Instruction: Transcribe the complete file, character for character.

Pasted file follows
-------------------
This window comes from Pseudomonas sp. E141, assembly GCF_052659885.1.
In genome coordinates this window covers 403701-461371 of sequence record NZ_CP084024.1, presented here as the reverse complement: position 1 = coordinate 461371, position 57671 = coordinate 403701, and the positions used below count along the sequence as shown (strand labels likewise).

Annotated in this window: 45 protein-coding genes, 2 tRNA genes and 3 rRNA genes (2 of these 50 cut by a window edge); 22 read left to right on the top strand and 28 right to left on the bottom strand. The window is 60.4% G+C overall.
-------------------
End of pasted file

This window comes from Pseudomonas sp. E141, assembly GCF_052659885.1.
In genome coordinates this window covers 403701-461371 of sequence record NZ_CP084024.1, presented here as the reverse complement: position 1 = coordinate 461371, position 57671 = coordinate 403701, and the positions used below count along the sequence as shown (strand labels likewise).

Annotated in this window: 45 protein-coding genes, 2 tRNA genes and 3 rRNA genes (2 of these 50 cut by a window edge); 22 read left to right on the top strand and 28 right to left on the bottom strand. The window is 60.4% G+C overall.